Framework, approach and system of intelligent fault tree analysis for nuclear safety assessment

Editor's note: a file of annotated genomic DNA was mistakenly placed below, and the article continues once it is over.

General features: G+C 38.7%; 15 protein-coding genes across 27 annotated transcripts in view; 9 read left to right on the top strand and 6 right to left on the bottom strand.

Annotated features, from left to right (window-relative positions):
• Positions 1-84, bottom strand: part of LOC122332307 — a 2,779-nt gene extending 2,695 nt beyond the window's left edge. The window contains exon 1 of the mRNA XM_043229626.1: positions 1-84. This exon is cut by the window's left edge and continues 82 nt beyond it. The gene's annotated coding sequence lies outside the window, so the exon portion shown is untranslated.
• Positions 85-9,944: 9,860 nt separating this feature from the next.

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Probabilistic safety assessment by fault tree analysis has been considered as an important tool to evaluate safety systems of nuclear power plants in the last two decades. However, since the estimation of failure probabilities of rare events with high consequences is the focus of this assessment, it is often very difficult to obtain component failure rates, which are specific to the nuclear power plant under evaluation. The motivation of this study is how to obtain basic event failure rates when basic events do not have historical failure data and expert subjective justifications, which are expressed in qualitative failure possibilities, are the only means to evaluate basic event failures. This thesis describes a new intelligent hybrid fault tree analysis framework to overcome the weaknesses of conventional fault tree analysis, qualitative failure possibilities and their corresponding mathematical representations to articulate nuclear event failure likelihoods, an area defuzzification technique to decode the membership functions of fuzzy sets representing nuclear event failure possibilities into nuclear event reliability scores, and a fuzzy reliability approach to generate nuclear event quantitative fuzzy failure rates from the corresponding qualitative failure possibilities subjectively evaluated by experts. Seven qualitative linguistic terms have been defined to represent nuclear event failure possibilities, i.e. very low, low, reasonably low, moderate, reasonably high, high, and very high and the corresponding mathematical forms are represented by triangular fuzzy numbers, which are defined in the [0, 1] universe of discourse based on nuclear event failure data documented in literatures using inductive reasoning. Finally, an intelligent software system called InFaTAS-NuSA, which has been developed to realize the new intelligence hybrid fault tree analysis framework to overcome the limitations of the existing fault tree analysis software systems by accepting both quantitative failure probabilities and qualitative failure possibilities, is also described in this thesis. The results of the InFaTAS-NuSA evaluation using a real world application confirm that InFaTAS-NuSA has yielded similar outputs as the outputs generated by a well-known fault tree analysis software system, i.e. SAPHIRE, and therefore it can overcome the limitation of the existing fault tree analysis software system, which can accept only quantitative failure probabilities. The experiment results also show that the fuzzy reliability approach seems to be a sound alternative for conventional reliability approach to deal with basic events which do not have historical failure data and expert subjective opinions are the only means to obtain their failure information.
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